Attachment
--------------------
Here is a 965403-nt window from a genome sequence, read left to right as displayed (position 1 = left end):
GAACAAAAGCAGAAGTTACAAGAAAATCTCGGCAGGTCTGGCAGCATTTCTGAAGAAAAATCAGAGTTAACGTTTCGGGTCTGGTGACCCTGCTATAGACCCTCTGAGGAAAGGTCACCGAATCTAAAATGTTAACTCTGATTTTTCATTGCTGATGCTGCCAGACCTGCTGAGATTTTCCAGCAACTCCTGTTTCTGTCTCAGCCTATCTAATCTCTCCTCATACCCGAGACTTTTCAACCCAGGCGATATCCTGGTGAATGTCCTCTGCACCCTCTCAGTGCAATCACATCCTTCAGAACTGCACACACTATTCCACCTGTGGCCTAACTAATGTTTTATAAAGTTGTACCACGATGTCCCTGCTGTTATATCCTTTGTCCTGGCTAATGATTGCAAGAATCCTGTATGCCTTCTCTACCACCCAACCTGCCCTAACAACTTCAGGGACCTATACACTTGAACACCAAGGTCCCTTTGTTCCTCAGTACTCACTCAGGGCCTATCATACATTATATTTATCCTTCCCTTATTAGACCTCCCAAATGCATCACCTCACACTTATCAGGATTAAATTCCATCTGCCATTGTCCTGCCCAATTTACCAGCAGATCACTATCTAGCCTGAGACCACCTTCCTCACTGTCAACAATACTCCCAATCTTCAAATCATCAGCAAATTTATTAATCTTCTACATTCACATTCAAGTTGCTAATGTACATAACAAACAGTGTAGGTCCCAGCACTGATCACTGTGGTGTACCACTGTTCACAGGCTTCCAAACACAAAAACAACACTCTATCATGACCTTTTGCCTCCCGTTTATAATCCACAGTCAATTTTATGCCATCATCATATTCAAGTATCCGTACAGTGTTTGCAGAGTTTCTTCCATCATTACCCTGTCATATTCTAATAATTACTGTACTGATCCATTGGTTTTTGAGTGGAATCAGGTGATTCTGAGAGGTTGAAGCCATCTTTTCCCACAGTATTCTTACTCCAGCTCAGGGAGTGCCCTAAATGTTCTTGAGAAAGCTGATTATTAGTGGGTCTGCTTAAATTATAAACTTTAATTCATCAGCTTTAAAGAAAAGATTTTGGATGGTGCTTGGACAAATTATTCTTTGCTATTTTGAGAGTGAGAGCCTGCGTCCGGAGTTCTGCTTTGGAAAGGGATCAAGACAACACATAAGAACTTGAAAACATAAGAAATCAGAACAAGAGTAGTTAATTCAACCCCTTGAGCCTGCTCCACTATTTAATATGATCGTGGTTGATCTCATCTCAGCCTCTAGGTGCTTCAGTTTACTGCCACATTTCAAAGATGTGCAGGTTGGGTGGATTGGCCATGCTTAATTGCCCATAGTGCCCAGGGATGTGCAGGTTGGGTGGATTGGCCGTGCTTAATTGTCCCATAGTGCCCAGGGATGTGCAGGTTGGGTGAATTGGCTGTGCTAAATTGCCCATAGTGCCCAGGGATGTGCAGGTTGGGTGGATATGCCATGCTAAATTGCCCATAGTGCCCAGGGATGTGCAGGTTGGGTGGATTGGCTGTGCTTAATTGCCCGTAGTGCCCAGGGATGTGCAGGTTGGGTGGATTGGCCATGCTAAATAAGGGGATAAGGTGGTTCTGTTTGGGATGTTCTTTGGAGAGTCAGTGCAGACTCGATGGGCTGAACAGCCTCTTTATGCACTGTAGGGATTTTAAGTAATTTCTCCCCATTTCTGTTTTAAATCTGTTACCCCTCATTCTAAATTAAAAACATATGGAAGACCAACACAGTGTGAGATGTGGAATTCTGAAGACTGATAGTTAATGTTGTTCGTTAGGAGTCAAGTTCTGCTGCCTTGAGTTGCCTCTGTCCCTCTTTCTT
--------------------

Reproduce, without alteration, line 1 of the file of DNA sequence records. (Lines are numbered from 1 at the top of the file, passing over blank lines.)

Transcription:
Here is a 965403-nt window from a genome sequence, read left to right as displayed (position 1 = left end):